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Displaying posts with tag: db (reset)
How To Set Up MySQL on DigitalOcean

MySQL is the number one open source relational database management system in the world, and is used by millions of developers across all application types. DigitalOcean, a fast-growing cloud provider that’s increasing in popularity amongst the developer community, is a great host to consider for your MySQL deployments. In this article, we’re going to show […]

How to Configure Aurora RDS Parameters

In this blog post, we’ll look at some tips on how to configure Aurora RDS parameters.

I was recently deploying a few Aurora RDS instances, a process very similar to configuring a regular RDS instance. I noticed a few minor differences in the way you configure Aurora RDS parameters, and very few articles on how the commands should be structured (for RDS as well as Aurora). The only real literature available is the official Amazon RDS documentation.

This blog provides a concise “how-to” guide to quickly change Aurora RDS parameters using the AWS CLI. Aurora retains the parameter group model introduced with RDS, with new instances having the default read only parameter groups. For a new instance, you need to create and allocate a new parameter group (this requires a DB reboot). After that, you can apply changes to …

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My experience with node and mongodb course "M101JS: MongoDB for Node.js Developers" (Third Week)

Well, currently I am into the third week of mongodb node course "M101JS: MongoDB for Node.js Developers" and I am pretty enjoying it.

Lots of personal learning into node and mongodb.

The third week subject of "Patterns, Case Studies & Tradeoffs" is really interesting.

Here is a list of topics, I learned about:
- Mongodb rich documents concept.
- Mongodb schema use cases.
- Mongodb one:one, one:many, many:many use cases.
- How to select schema based on the usage like whether you want max performance
  or it may be a tradeoff.

One important point, I learned during the course is:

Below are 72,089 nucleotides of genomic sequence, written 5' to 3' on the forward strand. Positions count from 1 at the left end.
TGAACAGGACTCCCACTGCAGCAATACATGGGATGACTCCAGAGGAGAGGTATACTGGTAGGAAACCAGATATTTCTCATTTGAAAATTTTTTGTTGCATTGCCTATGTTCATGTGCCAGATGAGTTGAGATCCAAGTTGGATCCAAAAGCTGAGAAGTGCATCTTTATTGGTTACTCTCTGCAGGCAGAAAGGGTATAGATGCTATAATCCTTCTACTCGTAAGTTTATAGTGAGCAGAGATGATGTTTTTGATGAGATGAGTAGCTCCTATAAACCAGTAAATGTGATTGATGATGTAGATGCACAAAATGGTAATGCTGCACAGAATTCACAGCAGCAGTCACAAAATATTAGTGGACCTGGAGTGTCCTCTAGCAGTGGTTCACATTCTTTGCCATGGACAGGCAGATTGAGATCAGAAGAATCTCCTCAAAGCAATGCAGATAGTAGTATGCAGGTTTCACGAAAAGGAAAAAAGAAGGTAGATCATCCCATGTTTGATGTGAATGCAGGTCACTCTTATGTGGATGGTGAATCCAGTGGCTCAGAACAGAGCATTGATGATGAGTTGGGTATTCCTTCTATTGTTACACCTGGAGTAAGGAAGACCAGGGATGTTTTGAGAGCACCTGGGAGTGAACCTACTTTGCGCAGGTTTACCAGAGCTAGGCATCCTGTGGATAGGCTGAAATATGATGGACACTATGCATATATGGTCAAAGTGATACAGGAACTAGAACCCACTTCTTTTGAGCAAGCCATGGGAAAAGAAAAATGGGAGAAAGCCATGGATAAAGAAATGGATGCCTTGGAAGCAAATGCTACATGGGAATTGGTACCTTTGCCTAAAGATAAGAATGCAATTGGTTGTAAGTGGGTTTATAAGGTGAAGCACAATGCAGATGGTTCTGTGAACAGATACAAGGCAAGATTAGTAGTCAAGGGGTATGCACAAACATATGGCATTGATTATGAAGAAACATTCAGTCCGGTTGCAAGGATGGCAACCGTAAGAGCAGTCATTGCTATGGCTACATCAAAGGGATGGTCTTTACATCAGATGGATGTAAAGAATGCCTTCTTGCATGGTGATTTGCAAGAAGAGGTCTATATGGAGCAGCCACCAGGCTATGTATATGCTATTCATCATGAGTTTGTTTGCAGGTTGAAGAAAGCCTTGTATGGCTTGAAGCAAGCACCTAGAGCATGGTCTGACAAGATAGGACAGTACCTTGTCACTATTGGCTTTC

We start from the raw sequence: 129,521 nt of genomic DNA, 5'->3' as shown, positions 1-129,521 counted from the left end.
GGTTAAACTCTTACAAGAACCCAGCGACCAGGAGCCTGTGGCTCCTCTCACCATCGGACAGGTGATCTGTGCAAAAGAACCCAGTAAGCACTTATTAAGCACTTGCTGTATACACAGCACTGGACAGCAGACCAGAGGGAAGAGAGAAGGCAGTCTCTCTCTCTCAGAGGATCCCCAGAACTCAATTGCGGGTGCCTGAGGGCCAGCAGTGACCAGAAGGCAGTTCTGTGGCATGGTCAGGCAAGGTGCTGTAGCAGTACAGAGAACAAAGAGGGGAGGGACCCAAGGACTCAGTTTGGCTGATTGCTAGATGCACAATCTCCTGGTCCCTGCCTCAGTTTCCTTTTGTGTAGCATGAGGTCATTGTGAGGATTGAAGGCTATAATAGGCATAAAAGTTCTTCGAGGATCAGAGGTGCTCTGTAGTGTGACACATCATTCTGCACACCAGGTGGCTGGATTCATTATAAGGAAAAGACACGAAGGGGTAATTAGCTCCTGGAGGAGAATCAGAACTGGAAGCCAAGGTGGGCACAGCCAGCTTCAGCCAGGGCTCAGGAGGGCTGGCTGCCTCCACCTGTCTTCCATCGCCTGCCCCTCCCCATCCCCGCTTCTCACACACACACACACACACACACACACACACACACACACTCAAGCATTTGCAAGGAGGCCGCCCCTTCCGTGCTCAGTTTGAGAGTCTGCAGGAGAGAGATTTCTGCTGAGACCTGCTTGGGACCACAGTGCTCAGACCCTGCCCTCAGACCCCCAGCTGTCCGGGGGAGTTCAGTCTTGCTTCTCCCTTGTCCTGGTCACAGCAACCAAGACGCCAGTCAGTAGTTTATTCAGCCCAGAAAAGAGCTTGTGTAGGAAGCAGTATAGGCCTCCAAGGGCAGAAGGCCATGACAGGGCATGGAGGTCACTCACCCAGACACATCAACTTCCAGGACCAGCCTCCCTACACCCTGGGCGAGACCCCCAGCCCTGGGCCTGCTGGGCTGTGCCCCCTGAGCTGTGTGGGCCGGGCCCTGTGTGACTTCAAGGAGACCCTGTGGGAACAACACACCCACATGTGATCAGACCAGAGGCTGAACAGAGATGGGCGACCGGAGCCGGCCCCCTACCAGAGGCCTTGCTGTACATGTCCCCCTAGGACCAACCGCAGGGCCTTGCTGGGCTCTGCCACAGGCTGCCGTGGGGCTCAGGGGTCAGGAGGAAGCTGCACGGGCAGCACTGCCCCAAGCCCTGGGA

"While relational databases usually go for the normalised 3rd form so that data usage is agnostic to application, but mongodb schema arrangement is very closely related to application usage and varies accordingly."

High Availability with MySQL Fabric: Part I

In our previous post, we introduced the MySQL Fabric utility and said we would dig deeper into it. This post is the first part of our test of MySQL Fabric’s High Availability (HA) functionality.

Today, we’ll review MySQL Fabric’s HA concepts, and then walk you through the setup of a 3-node cluster with one Primary and two Secondaries, doing a few basic tests with it. In a second post, we will spend more time generating failure scenarios and documenting how Fabric handles them. (MySQL Fabric is an extensible framework to manage large farms of MySQL servers, with support for high-availability and sharding.)

Before we begin, we recommend you read this post by Oracle’s …

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Berkeley DB 5 and PHP

Everybody working on Unix or in the database world stumbles over Oracle Berkeley DB every now and then. DB is an Open Source embedded database used by applications like OpenLDAP or Postfix. Traditionally it followed mostly a key-value access pattern. Now what caught my attention was the fact that the recently released DB 5.0 provides an SQLite-like C API with the promise of providing better concurrency and performance than regular SQLite. Time to give it a shot.

So I grabbed the source distribution, checked the documentation and saw that I shall use the …